Skulls seemed to be a theme in Asheville gardens, as we’d seen quite a few at Wamboldtopia too.


Later that day we were also treated to a visit to a food garden: the Sunny Point Cafe Garden. It’s quite large, and I wondered if they are really able to use all their produce in the restaurant or if they have a lot of surplus.


Sunny P. Bacon greets you at the entrance.


Rows of edibles


Asheville gardens always seem to include a place to gather with friends, and this one is no exception.


Pretty eryngium, or sea holly


In this small bed, even the silverware has sprouted.


Silverware flowers!

For a look back at the whimsical-Goth garden called Wamboldtopia, click here. Next up: The yard-art garden of Christopher Mello.

All material © 2006-2012 by Pam Penick for Digging. Unauthorized reproduction prohibited.

Revisiting Biltmore Gardens at Asheville Garden Bloggers Fling


The “big” garden visit on the recent Garden Bloggers Fling in Asheville, North Carolina, was, of course, the Biltmore House gardens. I took a lot of photos of the gardens almost exactly a year ago, on a less-crowded and less-sunny morning (links at the end of this post), so I didn’t go photo-crazy this time. Instead I just walked around and took in the views. This image ended up being my favorite. I’m surprised they even allow dogs in the garden, but we saw a few, including this big boy lounging with his master in the shade of the wisteria arbor.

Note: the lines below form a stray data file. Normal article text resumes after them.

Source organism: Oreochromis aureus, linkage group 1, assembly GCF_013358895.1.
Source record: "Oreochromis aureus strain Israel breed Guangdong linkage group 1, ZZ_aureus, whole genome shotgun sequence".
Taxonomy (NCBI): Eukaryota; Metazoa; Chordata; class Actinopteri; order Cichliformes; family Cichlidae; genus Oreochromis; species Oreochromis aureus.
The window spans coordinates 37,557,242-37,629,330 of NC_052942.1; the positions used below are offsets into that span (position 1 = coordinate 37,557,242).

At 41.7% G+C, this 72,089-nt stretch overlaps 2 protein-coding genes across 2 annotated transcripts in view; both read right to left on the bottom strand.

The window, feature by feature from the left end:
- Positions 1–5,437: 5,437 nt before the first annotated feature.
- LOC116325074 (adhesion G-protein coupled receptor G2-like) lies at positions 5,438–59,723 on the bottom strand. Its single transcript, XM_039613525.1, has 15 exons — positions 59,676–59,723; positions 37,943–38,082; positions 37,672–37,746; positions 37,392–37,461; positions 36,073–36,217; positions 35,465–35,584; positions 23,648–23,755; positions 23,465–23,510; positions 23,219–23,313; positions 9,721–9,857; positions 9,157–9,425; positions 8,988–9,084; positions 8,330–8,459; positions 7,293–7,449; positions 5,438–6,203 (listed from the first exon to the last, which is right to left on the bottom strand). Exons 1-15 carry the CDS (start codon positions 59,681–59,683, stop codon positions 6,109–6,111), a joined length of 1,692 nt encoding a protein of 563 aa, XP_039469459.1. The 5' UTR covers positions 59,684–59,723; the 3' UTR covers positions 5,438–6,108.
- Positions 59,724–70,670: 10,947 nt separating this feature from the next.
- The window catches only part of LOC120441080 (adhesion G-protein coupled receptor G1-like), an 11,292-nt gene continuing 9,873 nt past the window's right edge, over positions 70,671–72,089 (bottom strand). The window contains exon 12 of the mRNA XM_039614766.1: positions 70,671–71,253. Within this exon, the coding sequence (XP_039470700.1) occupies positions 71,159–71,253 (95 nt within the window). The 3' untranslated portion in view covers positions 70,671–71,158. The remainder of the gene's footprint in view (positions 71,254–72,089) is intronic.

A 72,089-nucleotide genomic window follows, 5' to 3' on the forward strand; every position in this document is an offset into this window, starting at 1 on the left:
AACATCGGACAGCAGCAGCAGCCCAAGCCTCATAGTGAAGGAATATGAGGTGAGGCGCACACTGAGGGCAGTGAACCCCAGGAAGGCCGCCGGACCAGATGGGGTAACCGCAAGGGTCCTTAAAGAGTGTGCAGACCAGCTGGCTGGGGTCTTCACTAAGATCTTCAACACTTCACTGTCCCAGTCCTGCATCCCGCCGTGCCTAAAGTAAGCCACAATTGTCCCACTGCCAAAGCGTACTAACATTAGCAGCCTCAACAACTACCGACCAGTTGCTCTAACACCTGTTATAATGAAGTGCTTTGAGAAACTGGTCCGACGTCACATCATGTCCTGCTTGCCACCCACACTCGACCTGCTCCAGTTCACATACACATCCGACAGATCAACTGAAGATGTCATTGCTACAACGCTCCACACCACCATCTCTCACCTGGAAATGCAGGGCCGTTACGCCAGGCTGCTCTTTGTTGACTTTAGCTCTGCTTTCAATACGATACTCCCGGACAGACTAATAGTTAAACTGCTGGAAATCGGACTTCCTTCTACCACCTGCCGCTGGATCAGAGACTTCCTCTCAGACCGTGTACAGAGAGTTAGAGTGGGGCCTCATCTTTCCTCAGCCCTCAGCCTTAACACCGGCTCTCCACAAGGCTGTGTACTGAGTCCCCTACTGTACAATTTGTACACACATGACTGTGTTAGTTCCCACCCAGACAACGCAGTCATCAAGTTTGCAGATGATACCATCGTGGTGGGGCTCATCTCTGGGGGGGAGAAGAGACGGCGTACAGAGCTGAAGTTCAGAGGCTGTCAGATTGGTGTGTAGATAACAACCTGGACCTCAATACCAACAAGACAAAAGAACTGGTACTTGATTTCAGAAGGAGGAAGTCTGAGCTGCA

Castle in the sky—the House itself was not on our tour, although tickets were available to anyone who made time before or after the tour to go see it.


The wisteria arbor provided welcome shade on this hot afternoon.


Classical adornment…


…and natural beauty—the Vanderbilts had it all when they built their summer home here.


A few dogwoods were in bloom.


And the formal ponds in the Italian garden were revving up for summer glory.


The lotus weren’t blooming yet—too early…


…but an island in the pond offered the surprising sight of a banana tree growing out there, surrounded by Japanese iris.


I’m declaring rose campion (Lychnis coronaria) to be the Asheville Fling’s signature plant. I saw it everywhere we went. Here a hot-pink and a white variety are paired with bronze canna and tall verbena.


Oval windows in the grape arbor, which leads from the upper gardens to the conservatory garden, look out on the formally planted Walled Garden.


Here we bloggers were treated to champagne in the garden. I’d have felt like Lady Vanderbilt herself, if only I’d been wearing a long, sweeping dress and big-brimmed hat. That’s Diana of Sharing Nature’s Garden enjoying a glass too.


Anneliese Valdes of CobraHead’s blog and Christa Hanson of Growing a Greener World TV—all sweetness and light


Moments later they are in full photo-bomber mode. Which is the truer portrait? I’m not saying.

For a look back at the recycled-art garden of Christopher Mello, click here. Next up: A sampling from the North Carolina Arboretum and Amy Stewart’s macabre and wonderful Wicked Plants exhibit.

And if you’d like to see more of the Biltmore House gardens, I wrote four posts about it last summer. You’ll find pics of Biltmore’s formal gardens, the Frederick Law Olmsted-designed shrub garden, a gorgeous limelight-colored perennial border, and Biltmore’s glass house and conservatory garden.

All material © 2006-2012 by Pam Penick for Digging. Unauthorized reproduction prohibited.